Food in Islam

Sacredness and the place of food within Islam with quotes from the Qur’an and Hadith.

There is a good deal of classical Islamic sources on the subjects of over-eating and obesity. The Qur’anic verse; Eat and drink but not to excess (7.32), and Do not cast yourselves into destruction by your own hands (2.195), may be mentioned (besides their other meanings) as Divine warnings against transgressing the limits in eating and drinking and doing harm to ourselves because of carelessness. All ibn al-Husayn ibn al-Wafid said. “God put all medicine into half of one verse” [of the Qur’an] when He said: “Eat and drink but not to excess.” The Prophet, (upon him be peace and blessings), also drew attention to obesity and over-eating. For example, he said: “Overeating does not go with good health.” The criterion established by Islam, and as reiterated by the Prophet, is: “The middle way [avoiding extremes] is the best in every affair.”

Among other sayings of the Prophet which warn against the dangers of overeating and obesity are:

“Avoid filling the stomach with food and drink. Overeating exhausts the body and causes illnesses. Follow a middle way in eating and drinking as this improves the body… The son of Adam [i.e. man] fills no container worse than his stomach… One third of the stomach is for food, one third for drink, and one third for air.”1 The following saying uttered in relation to the spiritual harm caused by over-eating, can also be read in relation to heart diseases arising from overeating: “Do not kill your hearts by eating and drinking too much. For the heart is like a sown field: over-irrigation causes the seed to rot.”2

‘Umar, the second Caliph, said: “Avoid getting a pot-belly, for it spoils the body, causes diseases, and makes doing the prayer tiring. And avoid all excess, for God hates a learned man who is fat.”3

Harith ibn Khalada, the physician of the Arabs, was once asked: “What is the best medicine?” He replied:  “Necessity— that is, hunger” When asked what the disease was, he said: “The entry of food upon food.”

Advice on eating and drinking

There are many sayings of the Prophet Muhammad, (upon him be peace and blessings), on medicine. They encompass a great variety of subjects including eating and drinking and the mention of certain kinds of foods particularly useful for health. In later centuries Muslim scholars collected these sayings, usually under the title of Tibb al-Nabawi. The collections of lbn Qayyim al-Jawziyya, Jalal al-Din al-Suyuti and Abu Nu’aym are among the most famous.

Jalal al-Din al-Suyuti (d.1505), one of the greatest scholars of the Muslim Middle Ages, recommended eating cold foods in summer and hot ones in winter. Hot food should be preferred with cold, sweet with sour, fat with salt and acid with fat. Having the same food several times one after the other and eating hurriedly causes loss of appetite and laziness. Eating a second meal without fully digesting the first is harmful. Al-Suyuti also wrote that one should avoid food and drink that has been left uncovered. The Prophet, (upon him be peace and blessings), recommended this: “Cover your containers and stop up the mouths of your water bottles.”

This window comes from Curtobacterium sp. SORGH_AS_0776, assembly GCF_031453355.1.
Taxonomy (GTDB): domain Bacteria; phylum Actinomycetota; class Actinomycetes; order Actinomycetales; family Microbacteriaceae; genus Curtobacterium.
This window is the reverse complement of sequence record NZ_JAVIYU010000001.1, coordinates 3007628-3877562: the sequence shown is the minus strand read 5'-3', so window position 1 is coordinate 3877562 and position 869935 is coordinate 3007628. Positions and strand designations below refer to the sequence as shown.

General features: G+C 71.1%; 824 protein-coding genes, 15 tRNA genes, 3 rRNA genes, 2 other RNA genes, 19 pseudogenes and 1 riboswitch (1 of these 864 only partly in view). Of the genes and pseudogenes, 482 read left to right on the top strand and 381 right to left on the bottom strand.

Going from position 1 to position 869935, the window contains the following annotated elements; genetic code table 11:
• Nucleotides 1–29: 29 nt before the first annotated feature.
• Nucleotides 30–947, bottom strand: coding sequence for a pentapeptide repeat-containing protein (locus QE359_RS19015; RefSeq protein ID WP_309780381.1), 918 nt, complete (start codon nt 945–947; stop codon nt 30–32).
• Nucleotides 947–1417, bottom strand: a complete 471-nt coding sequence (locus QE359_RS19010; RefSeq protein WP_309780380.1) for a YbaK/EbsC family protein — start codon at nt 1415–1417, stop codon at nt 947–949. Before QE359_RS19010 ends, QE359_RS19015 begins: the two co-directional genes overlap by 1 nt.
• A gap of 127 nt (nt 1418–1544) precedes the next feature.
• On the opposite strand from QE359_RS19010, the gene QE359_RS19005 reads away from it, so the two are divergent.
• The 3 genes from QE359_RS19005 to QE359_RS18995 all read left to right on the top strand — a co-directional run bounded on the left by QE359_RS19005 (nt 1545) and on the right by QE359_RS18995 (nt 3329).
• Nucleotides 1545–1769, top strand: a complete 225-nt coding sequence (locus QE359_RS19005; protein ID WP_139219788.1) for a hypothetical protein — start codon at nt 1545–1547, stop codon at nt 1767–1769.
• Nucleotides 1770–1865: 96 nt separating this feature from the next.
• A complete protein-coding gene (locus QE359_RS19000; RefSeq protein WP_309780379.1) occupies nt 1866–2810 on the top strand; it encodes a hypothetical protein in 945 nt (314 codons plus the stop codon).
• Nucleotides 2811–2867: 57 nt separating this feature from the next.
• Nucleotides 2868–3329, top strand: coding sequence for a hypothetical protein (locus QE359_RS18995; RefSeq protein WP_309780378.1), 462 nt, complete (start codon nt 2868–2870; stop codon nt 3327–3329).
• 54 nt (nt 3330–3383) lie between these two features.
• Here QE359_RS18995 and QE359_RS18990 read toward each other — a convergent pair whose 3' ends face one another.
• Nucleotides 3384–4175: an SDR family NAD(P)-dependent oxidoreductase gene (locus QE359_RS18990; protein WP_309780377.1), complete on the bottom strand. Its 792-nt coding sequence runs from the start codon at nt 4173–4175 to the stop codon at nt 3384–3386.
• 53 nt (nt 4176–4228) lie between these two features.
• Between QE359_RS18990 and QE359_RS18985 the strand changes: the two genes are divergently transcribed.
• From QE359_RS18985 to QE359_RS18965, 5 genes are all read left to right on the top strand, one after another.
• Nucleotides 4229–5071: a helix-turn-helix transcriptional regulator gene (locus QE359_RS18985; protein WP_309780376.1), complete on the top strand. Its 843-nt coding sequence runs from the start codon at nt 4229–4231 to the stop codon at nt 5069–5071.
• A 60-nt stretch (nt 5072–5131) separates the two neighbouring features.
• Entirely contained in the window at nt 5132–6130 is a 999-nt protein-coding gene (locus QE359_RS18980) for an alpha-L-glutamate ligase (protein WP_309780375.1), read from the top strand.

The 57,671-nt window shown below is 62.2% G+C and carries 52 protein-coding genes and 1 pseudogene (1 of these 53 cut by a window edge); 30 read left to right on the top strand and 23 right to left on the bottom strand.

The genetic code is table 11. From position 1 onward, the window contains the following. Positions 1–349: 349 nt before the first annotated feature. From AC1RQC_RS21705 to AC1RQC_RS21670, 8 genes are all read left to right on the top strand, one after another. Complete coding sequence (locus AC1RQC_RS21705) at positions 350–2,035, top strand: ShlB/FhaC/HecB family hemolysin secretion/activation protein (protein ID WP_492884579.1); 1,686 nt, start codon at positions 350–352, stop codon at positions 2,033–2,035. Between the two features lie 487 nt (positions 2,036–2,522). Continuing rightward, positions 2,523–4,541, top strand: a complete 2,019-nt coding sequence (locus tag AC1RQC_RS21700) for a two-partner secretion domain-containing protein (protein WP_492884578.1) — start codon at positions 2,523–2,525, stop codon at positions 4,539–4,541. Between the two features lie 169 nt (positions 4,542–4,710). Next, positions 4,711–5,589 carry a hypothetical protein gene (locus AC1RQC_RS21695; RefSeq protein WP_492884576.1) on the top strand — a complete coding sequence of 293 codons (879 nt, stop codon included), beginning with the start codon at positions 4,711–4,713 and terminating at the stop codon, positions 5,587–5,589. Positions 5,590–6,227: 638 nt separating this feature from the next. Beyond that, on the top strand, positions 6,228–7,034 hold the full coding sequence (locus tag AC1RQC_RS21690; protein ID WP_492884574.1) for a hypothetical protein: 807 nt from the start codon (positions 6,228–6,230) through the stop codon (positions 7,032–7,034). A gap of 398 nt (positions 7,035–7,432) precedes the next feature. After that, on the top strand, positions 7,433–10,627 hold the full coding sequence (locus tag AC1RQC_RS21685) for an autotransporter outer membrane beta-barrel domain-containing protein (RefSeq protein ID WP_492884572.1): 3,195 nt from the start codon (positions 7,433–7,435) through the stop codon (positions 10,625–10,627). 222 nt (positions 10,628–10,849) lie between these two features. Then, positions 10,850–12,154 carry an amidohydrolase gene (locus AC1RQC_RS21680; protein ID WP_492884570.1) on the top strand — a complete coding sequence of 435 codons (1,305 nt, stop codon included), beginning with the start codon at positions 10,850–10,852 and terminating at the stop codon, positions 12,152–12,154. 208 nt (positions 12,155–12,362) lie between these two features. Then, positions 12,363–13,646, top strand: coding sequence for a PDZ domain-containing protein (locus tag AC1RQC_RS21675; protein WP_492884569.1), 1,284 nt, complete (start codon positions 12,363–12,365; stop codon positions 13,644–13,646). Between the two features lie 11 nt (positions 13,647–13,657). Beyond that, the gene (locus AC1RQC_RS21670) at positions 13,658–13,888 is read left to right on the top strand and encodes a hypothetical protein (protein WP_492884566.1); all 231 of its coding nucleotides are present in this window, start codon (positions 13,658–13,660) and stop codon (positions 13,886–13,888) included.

The Prophet disapproved eating food while it is too hot. He never used to blow on his food or drink, or breathe into a container. He also discouraged eating lying down.

Taking a walk after eating a meal or doing the prayer is beneficial, especially for the digestive process. The Prophet said: “Digest your food with the Name of God and with doing a prayer. And do not go to sleep immediately after eating, as this will make you constipated.”

The hands should be washed after as well as before eating. One whose stomach is over-stuffed with food cannot think clearly or wisely. The less a man eats, the less he drinks; and the less he drinks, the less he sleeps; and the less he sleeps, the better he will be in old age. The body of a man over-filled food will be badly nourished, his self will be in a bad state, and his heart will grow hard. Therefore one should avoid too much food as it poisons the heart and slows down the limbs of the body in fulfilling one’s responsibilities toward God. One should also avoid drinking very cold water, for it is harmful to the respiratory system, especially after a hot meal, or after sweet food, or after a hot bath.

The Prophet, (upon him be peace and blessings), discouraged drinking water at a single gulp. Anas ibn Malik related the tradition that the Prophet used to drink with three pauses and, at each pause, remove his mouth from the container.

What is HALAL?

He has forbidden you dead meat, and blood, and the flesh of swine, and that which any other name has been invoked besides that of Allah. But if one is forced by necessity, without wilful disobedience, nor transgressing due limits, then he is guiltless. For Allah is oft – forgiving Most Merciful: (Qu’ran 2: 173)

..”For he (the Prophet Muhammad pbuh) command them what is just and forbids them what is evil; he allows them as lawful what is good and pure and prohibits them what is bad and impure..” (Qur’an 7: 157)

Latest scientific research has shown that eating flesh of swine is a health hazard. What is in the flesh of swine? Trichinella spiralis (pork worm) an estimated 20 million trichinosis victims in theUSalone and there is no effective treatment for this condition. Shape virus; the virus can cause serious illnesses and the risk of acquiring it form pork products such as sausages and salami is very high. Sutoxin a protein poison is found in pork, which is the cause of skin diseases.

Further continuous consumption of pork may lead to deformation of body shape, as the growth hormone concentration in the flesh of swine is very high.


1. The narrations can be found in Tanbih al-Ghafilin by Abu’I Leys al-Samarkandi,

2. al-Ghazali, ibid., 3.186.

3. Imam Dhahabi, Sifa Demetleri, Istanbul, 21.